“We were given very, very specific technical information: fittings, connections, materials that would allow for function,” says Celia Frank, a professor emeritus of fashion design at Philadelphia University who, along with an engineering professor, advised a group of students creating a space suit in collaboration with NASA and space suit manufacturer ILC Dover. But NASA also “wanted it to be a little more camera-friendly,” notes Frank.
Frank’s students designed three prototypes, and then NASA, to garner some publicity, held an online contest to get people to vote for their favorite. The winner, announced in May, includes a light-gray vest-like section that sports a turquoise Y and light-emitting patches. A Bloomberg Businessweek writer declared that the design had “flair” but that the bulky, Michelin Man appearance would be “unflattering on every body type.”
“My theory has been the closer you can get to the human form, the better looking the suit is going to be,” Southern says. In explaining what he doesn’t want his product to resemble, Southern points to NASA’s heritage. Anyone who’s seen The Right Stuff knows that the first people to be recruited as astronauts were Air Force jet test pilots. “We’re trying to not look like a military garment,” says Southern. “We don’t want combat boots, we don’t want this hard fiberglass combat helmet on top.” An almost minimalist model, design-wise, Final Frontier’s white suit looks like something a cross-country skier would wear.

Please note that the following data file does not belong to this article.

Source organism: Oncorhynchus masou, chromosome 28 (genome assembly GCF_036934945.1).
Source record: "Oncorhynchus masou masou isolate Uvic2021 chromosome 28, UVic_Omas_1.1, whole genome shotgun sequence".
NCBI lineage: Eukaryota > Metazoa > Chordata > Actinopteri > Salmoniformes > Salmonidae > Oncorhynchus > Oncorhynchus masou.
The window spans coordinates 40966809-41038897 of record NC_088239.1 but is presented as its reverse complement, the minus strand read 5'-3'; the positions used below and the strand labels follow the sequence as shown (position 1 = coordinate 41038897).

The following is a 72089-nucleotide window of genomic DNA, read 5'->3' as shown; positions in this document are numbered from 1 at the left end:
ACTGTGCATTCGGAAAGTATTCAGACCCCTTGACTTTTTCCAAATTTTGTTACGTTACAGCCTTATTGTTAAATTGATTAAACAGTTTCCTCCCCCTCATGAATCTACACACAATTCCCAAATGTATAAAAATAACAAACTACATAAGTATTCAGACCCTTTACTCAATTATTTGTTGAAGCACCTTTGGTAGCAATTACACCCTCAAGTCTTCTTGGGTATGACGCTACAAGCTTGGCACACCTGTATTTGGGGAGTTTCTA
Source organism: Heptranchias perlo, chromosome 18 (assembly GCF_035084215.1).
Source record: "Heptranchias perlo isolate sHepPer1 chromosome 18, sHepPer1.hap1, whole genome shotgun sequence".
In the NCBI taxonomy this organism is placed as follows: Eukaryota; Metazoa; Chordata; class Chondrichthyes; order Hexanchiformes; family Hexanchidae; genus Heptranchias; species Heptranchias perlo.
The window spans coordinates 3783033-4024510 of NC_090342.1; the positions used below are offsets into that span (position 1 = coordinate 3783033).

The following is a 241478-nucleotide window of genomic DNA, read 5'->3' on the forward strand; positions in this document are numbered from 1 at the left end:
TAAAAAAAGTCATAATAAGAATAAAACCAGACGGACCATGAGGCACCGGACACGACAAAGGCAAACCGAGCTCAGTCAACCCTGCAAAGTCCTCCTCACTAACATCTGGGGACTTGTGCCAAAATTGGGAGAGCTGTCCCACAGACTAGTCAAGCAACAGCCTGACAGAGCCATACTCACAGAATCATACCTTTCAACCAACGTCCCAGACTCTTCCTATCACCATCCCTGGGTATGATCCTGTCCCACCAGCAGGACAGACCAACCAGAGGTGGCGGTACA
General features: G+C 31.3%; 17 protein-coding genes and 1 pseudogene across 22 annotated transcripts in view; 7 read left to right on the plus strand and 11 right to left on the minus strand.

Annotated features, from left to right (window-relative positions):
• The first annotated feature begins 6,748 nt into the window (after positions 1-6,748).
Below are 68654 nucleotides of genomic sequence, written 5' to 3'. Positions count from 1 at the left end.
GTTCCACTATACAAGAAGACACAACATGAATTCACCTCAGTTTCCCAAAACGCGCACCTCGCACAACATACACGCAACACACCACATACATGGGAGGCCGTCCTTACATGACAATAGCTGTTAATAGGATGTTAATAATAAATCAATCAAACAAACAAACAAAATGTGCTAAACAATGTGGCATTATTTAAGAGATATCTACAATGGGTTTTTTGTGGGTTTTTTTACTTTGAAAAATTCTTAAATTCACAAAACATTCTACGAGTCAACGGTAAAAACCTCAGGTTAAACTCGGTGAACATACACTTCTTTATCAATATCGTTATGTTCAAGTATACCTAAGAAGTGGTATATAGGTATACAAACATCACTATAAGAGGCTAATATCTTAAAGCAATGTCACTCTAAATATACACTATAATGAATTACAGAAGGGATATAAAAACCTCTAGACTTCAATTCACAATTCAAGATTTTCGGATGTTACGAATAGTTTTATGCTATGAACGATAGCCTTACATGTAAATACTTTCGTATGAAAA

By downplaying the military aura and adding turquoise accents, these new suits address the fact that at least some of the civilians who’ll be shooting off into outer space will be women. The prototypes designed by Frank’s students are of a modular construction that can adapt to a smaller frame. “In terms of functionality there’s not a lot of reason to distinguish between women and men,” Southern says, then brings up the most recent pop culture representation of space flight: “I will say that in Gravity they were able to sexify Sandra Bullock’s suit — they added some hips and made it a little more form-fitting than normal.”
Final Frontier Design’s Ted Southern poses in his suit.